We thank Price and Price for their comments on our article on corneal clearance despite graft detachment after Descemet membrane endothelial keratoplasty (DMEK). Since the submission of our article, there have been several other cases with a similar postoperative course, that is, the endothelialization of recipient posterior stroma in the presence of a detached graft ( Figure ). Although the endothelial cell density is closely monitored in all cases, the postoperative intervals may yet be too short to anticipate on any further increase in cell density, that is, cell counts exceeding 300 to 500 cells/mm 2 .
As discussed in our article and suggested by Price and Price, the positioning of the graft during surgery may have been upside down, with the endothelium facing the recipient posterior stroma. The outward curl of the donor Descemet membrane into the anterior chamber certainly would be indicative for a reversed orientation. However, the position of the graft is checked meticulously during surgery, and in most cases, the surgical videos seemed to confirm that during surgery, the Descemet graft was positioned right side up, that is, with inward curls toward the stroma. If so, this would leave 2 possibilities:
First, the tendency of an in situ donor Descemet membrane to curl inward or outward may not reflect that of a so-called free graft in an in vitro situation or within the anterior chamber. Particularly when the graft is partially attached, the free floating part of the tissue may be forced to curl in the opposite direction, like the bimorphic position with the lid of a can: it is either concave or convex. Second, it can not be ruled out that some Descemet grafts may roll up with the endothelium turned inward. Although the curl direction during the formation of a Descemet roll during preparation of the graft (i.e., stripping off the Descemet membrane of a corneoscleral rim) is monitored closely in our eyebank, the clinical cases presented may suggest that the roll direction may flip, for example, because of irrigation during surgery.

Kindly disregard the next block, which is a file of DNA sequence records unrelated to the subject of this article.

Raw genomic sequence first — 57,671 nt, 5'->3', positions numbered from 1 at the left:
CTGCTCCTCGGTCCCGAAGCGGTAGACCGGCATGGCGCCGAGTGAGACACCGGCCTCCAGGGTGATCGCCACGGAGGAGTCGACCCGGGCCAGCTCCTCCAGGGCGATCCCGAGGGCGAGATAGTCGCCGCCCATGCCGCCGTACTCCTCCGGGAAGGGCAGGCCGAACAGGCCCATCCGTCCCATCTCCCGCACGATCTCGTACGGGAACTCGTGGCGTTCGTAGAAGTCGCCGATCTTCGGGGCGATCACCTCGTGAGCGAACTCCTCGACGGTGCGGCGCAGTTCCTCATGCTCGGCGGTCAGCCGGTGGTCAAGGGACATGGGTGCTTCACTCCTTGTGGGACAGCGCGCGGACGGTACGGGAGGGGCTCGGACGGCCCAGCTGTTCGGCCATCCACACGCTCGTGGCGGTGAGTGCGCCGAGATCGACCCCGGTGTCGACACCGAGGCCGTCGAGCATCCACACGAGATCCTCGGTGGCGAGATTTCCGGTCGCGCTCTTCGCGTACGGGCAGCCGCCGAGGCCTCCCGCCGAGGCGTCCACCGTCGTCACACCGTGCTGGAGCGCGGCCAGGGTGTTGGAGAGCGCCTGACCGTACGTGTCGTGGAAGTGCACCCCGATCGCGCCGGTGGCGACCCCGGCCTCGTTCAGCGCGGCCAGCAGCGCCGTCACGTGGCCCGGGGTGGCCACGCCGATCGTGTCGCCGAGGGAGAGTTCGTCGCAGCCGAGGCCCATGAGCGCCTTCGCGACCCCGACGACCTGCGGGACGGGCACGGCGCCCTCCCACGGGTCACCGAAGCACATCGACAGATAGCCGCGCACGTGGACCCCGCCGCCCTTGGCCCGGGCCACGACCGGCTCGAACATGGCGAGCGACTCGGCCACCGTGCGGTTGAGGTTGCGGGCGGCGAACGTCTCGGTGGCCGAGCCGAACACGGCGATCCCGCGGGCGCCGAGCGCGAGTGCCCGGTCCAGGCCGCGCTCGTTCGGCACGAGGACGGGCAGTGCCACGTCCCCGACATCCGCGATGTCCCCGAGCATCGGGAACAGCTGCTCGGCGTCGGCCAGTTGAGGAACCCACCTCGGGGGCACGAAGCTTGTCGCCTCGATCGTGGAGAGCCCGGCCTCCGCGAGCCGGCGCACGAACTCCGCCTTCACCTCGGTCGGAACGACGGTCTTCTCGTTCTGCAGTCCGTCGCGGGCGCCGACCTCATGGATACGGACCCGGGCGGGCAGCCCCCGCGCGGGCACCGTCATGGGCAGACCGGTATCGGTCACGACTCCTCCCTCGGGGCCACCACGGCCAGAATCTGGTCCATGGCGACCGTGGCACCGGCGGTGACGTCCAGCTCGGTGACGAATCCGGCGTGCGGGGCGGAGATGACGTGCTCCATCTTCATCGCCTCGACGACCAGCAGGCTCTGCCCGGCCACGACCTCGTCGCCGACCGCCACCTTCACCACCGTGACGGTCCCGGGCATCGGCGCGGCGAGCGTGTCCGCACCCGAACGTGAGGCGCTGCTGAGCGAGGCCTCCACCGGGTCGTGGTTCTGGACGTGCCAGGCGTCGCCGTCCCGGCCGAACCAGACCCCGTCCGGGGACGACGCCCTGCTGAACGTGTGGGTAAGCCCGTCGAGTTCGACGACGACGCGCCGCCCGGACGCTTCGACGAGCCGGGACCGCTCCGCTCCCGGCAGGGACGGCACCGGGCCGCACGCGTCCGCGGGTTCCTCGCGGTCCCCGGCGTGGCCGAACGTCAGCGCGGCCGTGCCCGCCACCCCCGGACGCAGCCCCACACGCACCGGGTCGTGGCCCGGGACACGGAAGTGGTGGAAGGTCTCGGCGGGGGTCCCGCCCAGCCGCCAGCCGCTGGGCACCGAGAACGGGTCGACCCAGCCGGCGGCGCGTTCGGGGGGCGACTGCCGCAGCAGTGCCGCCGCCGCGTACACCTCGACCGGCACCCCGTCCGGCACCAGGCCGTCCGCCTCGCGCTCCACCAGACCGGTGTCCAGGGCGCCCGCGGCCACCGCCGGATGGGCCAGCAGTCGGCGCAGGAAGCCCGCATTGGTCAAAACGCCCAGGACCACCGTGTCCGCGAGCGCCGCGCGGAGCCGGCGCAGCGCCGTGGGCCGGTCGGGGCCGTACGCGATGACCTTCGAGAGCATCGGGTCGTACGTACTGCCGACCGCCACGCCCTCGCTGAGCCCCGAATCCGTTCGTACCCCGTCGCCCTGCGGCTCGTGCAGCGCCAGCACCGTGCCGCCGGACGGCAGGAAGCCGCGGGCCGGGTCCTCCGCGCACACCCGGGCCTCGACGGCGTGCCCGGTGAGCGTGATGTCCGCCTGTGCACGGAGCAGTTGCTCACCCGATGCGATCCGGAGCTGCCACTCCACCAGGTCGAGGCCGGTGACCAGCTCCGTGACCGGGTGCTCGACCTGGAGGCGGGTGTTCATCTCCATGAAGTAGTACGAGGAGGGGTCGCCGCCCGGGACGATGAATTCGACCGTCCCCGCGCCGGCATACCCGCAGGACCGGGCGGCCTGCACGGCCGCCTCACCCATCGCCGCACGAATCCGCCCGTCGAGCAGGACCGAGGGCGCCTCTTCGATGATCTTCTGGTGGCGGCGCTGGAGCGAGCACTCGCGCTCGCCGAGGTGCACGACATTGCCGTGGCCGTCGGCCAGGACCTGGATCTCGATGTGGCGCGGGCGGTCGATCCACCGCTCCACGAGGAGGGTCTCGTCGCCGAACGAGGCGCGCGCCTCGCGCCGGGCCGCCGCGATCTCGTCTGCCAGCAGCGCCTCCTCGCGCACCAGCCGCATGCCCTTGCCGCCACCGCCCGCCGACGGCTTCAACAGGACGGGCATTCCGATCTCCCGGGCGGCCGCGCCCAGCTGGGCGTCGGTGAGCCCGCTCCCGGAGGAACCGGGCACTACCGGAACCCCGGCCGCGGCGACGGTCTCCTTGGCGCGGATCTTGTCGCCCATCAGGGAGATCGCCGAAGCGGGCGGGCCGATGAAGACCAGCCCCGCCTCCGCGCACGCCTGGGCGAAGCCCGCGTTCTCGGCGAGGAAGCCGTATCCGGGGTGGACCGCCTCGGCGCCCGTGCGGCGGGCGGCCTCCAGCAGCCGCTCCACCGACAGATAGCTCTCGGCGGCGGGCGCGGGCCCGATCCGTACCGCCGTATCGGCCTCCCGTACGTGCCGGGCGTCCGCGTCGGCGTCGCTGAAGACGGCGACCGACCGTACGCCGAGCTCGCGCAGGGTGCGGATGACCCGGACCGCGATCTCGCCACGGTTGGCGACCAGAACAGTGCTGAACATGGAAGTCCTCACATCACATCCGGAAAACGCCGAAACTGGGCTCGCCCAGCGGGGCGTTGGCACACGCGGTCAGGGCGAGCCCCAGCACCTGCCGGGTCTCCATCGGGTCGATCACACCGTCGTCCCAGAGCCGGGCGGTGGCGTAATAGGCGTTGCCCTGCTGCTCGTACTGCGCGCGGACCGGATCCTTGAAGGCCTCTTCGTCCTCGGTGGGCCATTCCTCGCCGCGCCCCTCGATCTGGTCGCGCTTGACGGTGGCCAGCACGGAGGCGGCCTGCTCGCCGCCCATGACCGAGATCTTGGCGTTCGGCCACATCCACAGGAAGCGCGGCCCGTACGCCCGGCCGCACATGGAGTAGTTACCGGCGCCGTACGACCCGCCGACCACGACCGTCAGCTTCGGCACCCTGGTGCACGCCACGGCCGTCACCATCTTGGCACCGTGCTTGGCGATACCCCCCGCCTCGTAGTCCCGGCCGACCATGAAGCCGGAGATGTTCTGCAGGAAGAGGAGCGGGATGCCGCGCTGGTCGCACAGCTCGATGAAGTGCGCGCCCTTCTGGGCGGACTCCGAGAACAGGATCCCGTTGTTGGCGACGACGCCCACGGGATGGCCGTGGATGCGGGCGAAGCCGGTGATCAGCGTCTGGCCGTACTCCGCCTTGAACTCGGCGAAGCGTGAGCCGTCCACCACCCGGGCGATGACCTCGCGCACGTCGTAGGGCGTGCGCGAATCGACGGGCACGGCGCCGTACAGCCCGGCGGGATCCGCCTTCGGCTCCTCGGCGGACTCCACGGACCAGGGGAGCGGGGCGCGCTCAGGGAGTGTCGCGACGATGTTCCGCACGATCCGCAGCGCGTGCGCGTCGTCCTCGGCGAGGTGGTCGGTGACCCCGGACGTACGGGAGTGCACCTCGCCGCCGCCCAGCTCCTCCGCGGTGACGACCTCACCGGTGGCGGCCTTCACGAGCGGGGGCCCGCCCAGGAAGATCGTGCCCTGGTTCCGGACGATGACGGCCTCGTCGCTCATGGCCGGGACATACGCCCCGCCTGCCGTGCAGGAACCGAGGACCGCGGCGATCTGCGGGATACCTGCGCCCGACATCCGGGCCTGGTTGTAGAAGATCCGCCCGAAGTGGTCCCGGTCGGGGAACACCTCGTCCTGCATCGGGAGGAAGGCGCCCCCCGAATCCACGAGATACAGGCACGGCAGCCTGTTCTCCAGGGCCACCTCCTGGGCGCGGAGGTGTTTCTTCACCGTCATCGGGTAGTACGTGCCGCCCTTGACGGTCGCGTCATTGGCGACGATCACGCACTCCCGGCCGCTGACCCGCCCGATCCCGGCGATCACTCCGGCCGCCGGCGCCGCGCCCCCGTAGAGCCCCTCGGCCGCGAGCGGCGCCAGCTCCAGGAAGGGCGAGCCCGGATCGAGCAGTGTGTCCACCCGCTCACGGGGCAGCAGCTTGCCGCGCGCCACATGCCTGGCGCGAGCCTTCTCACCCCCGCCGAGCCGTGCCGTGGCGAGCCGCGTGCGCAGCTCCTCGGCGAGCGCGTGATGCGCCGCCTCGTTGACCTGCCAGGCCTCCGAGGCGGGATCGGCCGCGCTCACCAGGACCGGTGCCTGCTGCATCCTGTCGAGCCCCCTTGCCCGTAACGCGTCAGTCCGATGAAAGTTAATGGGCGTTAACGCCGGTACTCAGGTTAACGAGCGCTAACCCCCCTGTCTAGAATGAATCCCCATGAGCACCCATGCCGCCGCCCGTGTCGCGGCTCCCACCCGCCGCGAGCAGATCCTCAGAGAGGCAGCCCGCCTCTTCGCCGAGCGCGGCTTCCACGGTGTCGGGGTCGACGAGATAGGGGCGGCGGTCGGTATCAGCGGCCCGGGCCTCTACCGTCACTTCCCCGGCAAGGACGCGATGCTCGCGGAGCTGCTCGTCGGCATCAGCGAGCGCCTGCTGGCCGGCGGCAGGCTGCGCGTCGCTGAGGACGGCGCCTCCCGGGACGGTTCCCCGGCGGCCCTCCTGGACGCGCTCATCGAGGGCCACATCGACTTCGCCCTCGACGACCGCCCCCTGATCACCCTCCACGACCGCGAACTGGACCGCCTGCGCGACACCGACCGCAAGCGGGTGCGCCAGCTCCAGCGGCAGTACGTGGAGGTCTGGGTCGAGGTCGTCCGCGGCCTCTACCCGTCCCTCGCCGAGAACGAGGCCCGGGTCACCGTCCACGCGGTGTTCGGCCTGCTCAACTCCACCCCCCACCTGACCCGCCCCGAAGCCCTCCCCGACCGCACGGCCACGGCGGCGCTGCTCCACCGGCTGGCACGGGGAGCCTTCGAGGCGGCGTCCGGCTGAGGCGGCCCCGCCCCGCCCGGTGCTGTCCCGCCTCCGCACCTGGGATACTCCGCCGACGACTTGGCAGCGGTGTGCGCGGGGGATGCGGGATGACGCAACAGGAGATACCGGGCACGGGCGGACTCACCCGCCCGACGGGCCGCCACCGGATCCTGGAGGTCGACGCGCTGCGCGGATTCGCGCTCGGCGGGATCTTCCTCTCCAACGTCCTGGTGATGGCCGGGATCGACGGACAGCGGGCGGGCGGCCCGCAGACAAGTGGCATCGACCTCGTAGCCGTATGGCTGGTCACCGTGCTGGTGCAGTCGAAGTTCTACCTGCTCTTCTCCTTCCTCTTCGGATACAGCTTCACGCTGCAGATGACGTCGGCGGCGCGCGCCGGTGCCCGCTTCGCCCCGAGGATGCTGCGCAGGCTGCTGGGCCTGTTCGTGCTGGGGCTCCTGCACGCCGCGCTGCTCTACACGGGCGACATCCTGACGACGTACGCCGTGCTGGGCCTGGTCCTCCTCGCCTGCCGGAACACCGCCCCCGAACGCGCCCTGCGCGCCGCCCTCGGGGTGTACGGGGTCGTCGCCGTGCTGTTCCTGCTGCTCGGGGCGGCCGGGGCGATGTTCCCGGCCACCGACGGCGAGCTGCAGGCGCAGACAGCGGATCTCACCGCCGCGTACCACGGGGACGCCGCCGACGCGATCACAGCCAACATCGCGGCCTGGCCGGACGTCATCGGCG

In the literature, there may be conflicting reports on endothelial wound healing, regeneration, or both. In our laboratory, we found that endothelial wound healing capacity in experimental settings may be different from that in vivo. Nevertheless, we clinically observed that the mere implantation of a free-floating donor Descemet membrane with its endothelium (tentatively referred to as Free DMEK) may be an alternative and less invasive treatment option for endothelial disorders. Although Free DMEK may provide 20/20 visual acuity within 6 to 12 months after surgery, we currently are trying to further identify the underlying mechanism to standardize the procedure better, before commencing a (multicenter) clinical trial.